> teak wrote:
    >> I have two good old harddrives. I cannot place them in my Compaq
    >> Presario.
    >> I need a good quality USB/UDA. I ahve one but is is a reral piece of
    >> junk. Ayone know where I could get a quality USB/UDA?
    >>
    >> Thanks
     
    Bill Eitner, Apr 27, 2010
    #4
  5. Re: Attn: Barry Watzman

    In a nutshell, all switching power supplies work pretty much the same:
    The incoming line is full wave rectified and crudely filtered
    (capacitor) to DC. The DC is "chopped" on and off through the primary
    of a pulse transformer. The secondary (secondaries, in many cases)
    provide the output. Since the switching frequency is 20khz to 100khz,
    relatively very tiny capacitors provide very high quality pure DC
    output. ONE of the outputs is monitored by a circuit that compares it's
    output voltage to the desired voltage, and this is used to change the
    on/off duty cycle of the primary switching circuitry to keep that
    output's voltage within 5% or so of what it should be. The voltages of
    the other outputs, if any, are simply a function of the relative turns
    ratios of their secondary windings on the pulse transformer (e.g. they
    are not individually regulated, per se).

    If you ever worked on vacuum tube car radios in the 1950's, you will
    recognize this a the 70 year old "vibrator" power supply, only with
    solid state electronics replacing the "vibrator", incorporating feedback
    and pulse width modulation to [precisely] control the output voltage.
     
    Barry Watzman, Apr 27, 2010
    #5
  6. teak

    Bill Eitner Guest

    Re: Attn: Barry Watzman

    Michael A. Terrell wrote:
    > Bill Eitner wrote:
    >> I suppose my point is: I'm still interested
    >> in high power. With PCs that's the power
    >> supply. I've been looking for the ideal
    >> tutorial on PC power supply design and testing.
    >> I'm coming up with a mixed bag. Namely that
    >> there are a number of topologies and I (a guy
    >> who is better with linear supplies than switching
    >> supplies) should be able to recognize and be
    >> comfortable with all of them.
    >>
    >> Is that true? If so, okay I have some catching
    >> up to do. Maybe you can help me with that as
    >> well. I teach interns that come from a local
    >> vocational school. They all say their time with
    >> me teaches them more (in two months) than the
    >> school did (in six months). I expose them to
    >> the innards of CRT monitors and power supplies.
    >> I want them to be competent and unafraid.

    >
    >
    > news:sci.electronics.design is a good place to ask about the various
    > types of switching power supplies. There are some schematics of ATX
    > type power supplies online where people have reverse engineered them.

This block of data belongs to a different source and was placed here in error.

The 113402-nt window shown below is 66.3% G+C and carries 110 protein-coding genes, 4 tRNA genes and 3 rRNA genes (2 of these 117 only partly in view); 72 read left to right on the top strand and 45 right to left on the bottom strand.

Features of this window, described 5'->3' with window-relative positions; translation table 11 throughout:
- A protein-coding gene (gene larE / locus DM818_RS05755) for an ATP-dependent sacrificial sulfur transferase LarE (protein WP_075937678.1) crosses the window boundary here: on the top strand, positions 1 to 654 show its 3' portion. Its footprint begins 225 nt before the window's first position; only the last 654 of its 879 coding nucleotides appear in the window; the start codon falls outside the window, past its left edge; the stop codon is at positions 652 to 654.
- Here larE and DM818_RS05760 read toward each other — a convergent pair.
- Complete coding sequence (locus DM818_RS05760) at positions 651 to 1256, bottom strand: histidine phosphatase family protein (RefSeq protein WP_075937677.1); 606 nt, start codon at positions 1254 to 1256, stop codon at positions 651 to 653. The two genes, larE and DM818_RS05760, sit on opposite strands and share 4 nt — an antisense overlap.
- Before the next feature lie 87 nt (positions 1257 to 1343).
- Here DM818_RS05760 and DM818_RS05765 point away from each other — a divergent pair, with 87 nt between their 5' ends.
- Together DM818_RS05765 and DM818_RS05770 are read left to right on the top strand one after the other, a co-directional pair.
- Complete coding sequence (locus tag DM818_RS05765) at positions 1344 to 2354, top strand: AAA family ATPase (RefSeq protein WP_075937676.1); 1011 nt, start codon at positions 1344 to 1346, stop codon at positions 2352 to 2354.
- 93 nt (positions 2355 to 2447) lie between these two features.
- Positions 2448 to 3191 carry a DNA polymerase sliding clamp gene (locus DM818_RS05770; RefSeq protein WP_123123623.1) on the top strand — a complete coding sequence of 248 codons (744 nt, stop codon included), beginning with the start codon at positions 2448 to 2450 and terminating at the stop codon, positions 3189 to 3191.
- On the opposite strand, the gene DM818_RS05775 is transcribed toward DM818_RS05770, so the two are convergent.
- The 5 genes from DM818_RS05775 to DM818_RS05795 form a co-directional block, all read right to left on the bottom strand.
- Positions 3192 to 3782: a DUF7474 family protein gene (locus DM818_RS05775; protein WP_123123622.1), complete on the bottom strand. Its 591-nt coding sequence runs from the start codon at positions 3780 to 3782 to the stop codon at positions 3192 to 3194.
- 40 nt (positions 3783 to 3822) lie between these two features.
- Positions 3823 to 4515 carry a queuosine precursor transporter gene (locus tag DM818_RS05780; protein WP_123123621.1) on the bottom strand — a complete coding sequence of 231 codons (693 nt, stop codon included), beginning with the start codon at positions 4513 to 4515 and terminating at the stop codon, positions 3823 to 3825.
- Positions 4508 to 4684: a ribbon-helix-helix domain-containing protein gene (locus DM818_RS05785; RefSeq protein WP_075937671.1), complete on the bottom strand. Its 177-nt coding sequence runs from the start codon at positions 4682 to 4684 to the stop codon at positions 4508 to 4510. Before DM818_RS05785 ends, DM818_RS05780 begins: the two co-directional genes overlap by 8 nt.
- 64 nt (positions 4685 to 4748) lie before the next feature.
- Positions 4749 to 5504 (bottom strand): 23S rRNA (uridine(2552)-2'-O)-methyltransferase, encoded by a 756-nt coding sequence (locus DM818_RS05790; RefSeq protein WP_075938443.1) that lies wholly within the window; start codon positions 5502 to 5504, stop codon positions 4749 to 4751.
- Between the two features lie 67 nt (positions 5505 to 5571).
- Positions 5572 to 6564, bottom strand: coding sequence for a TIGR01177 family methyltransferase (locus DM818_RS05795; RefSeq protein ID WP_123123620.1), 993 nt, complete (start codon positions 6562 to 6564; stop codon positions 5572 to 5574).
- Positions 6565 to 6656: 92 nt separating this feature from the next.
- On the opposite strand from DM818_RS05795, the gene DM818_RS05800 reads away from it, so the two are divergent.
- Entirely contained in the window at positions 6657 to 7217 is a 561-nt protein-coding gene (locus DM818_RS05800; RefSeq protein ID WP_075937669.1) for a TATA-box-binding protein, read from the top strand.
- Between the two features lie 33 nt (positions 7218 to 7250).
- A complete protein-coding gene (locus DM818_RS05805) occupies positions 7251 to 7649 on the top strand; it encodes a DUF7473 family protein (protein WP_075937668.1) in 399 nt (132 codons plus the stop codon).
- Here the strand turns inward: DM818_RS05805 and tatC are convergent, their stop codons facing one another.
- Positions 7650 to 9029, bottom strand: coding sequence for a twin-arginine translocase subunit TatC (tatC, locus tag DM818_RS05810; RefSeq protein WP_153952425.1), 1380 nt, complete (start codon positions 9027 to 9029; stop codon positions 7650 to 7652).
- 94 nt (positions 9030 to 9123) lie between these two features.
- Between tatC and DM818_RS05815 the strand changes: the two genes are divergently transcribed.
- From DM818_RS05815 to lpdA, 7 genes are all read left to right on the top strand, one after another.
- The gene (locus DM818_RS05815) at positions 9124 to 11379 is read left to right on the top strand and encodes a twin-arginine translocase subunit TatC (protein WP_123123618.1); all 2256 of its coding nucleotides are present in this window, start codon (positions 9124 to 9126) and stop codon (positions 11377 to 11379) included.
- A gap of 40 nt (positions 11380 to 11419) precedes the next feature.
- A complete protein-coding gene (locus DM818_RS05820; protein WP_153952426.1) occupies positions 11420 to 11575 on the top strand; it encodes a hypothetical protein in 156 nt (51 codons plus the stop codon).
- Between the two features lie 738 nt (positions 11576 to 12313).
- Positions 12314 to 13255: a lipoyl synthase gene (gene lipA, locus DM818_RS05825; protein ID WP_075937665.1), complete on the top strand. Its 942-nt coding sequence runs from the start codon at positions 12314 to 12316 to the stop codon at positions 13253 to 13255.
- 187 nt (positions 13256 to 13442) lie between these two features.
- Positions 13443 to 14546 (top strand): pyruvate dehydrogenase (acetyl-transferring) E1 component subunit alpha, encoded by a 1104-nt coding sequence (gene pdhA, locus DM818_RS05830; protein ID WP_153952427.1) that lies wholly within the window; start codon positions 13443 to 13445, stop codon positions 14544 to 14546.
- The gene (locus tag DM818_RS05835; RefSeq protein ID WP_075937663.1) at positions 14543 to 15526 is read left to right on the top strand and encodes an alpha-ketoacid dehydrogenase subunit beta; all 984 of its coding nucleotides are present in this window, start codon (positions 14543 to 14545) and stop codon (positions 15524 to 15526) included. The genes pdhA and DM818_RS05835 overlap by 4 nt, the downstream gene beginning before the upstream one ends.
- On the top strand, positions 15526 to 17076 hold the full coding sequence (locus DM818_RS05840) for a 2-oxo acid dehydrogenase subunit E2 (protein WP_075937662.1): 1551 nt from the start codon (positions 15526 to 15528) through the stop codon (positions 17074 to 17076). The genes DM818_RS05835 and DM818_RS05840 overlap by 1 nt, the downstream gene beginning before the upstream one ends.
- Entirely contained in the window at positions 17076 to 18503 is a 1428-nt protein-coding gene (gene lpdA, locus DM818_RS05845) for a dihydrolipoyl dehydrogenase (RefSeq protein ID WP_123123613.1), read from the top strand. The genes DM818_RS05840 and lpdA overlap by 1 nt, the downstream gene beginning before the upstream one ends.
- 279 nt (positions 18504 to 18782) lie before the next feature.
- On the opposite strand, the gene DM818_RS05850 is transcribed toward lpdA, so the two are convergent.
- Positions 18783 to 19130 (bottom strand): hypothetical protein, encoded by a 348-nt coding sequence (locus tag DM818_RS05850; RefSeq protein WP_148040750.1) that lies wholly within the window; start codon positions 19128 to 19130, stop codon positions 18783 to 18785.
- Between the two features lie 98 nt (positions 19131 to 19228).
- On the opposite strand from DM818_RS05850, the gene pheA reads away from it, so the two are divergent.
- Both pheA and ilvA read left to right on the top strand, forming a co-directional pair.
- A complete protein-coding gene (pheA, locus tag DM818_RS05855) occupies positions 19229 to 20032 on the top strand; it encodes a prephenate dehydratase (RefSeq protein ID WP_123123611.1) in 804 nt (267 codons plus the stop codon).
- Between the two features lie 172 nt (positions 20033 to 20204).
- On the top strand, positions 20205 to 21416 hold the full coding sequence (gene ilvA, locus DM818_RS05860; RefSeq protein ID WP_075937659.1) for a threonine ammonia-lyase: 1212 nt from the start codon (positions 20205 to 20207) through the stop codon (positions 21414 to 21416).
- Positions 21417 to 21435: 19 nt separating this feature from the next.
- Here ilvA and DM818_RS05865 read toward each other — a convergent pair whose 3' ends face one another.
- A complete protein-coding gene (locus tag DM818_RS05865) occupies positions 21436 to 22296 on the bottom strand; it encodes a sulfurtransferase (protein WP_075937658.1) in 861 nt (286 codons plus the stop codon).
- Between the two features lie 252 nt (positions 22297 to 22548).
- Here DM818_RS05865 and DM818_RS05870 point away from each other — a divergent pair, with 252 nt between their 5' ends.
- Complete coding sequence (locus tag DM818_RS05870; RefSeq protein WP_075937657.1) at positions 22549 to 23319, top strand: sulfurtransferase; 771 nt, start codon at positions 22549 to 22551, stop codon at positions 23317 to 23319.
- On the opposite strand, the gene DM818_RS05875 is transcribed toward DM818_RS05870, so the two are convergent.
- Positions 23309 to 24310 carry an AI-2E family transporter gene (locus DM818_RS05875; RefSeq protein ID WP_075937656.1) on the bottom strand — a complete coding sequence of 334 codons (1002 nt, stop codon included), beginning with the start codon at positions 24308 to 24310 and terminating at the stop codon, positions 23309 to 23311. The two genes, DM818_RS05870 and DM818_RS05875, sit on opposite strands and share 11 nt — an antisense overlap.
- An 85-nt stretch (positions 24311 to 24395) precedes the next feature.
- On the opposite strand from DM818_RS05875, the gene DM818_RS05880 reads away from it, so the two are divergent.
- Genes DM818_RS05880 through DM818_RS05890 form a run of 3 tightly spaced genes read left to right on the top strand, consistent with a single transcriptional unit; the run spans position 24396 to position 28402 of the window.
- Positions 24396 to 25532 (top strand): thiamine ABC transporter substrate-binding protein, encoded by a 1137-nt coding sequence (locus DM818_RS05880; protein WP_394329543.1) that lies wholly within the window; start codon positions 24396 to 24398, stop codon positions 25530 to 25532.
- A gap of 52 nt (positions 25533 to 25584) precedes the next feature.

>
    > <http://www.google.com/search?q=atx+power+supply+schematic+diagram&ie=utf-8&oe=utf-8&aq=t&rls=org.mozilla:en-US:eek:fficial&client=firefox-a>
    >
    > The heart of a PC power supply is the controller IC. The data sheets
    > are availible online, and have a sample or test circuit to show how it
    > works.
    >
    > The biggest failure mode is defective electrolytics (High ESR) or
    > shorted semiconductors.


    That's for the input.

    I understand the fundamentals. Over the years I've purchased
    a few books, but their theory and designs are not specific
    to my current interest. I'm looking for PC power supply
    specifics so I can put together a troubleshooting and repair
    flowchart that I can teach to the interns. Right now we
    repair about 50% as bad caps and semiconductors that fail
    as shorts are visual. Change out the bad looking parts and
    the supply will generally work again. Now I'm looking to
    be able to repair 40-45% of the remaining 50% as well as
    being able to show the differences between units that are
    more likely to be reliable at a given output. Right now
    I simply pass along that a difference in weight can matter.
    For example, compare a Dell 250 watt unit that weighs twice
    as much as a cheap 400 watt (so says the sticker) unit.
    Now I want to be able to point out the specific differences.
    As time permits I've been working my way through this site:
    http://www.smps.us/computer-power-supply.html
    So far it looks pretty good.

    The other project is the same sort of deal but with LCD
    monitors. Right now if it's not a signal processing issue
    and online research of the specific brand and model points
    to soldering, bad caps, semiconductors in the power supply,
    we more often than not repair it. However, that still leaves
    a large percentage unrepaired that could likely be repaired
    if my understanding was greater.

    Thanks again,

    Bill Eitner
    http://www.computersforeveryone.biz
    --
     
    Bill Eitner, May 2, 2010
    #6
  7. teak

    Bill Eitner Guest

    Re: Attn: Barry Watzman

    Michael A. Terrell wrote:

    >>> The heart of a PC power supply is the controller IC. The data sheets
    >>> are availible online, and have a sample or test circuit to show how it
    >>> works.
    >>>
    >>> The biggest failure mode is defective electrolytics (High ESR) or
    >>> shorted semiconductors.

    >> That's for the input.
    >>
    >> I understand the fundamentals. Over the years I've purchased
    >> a few books, but their theory and designs are not specific
    >> to my current interest. I'm looking for PC power supply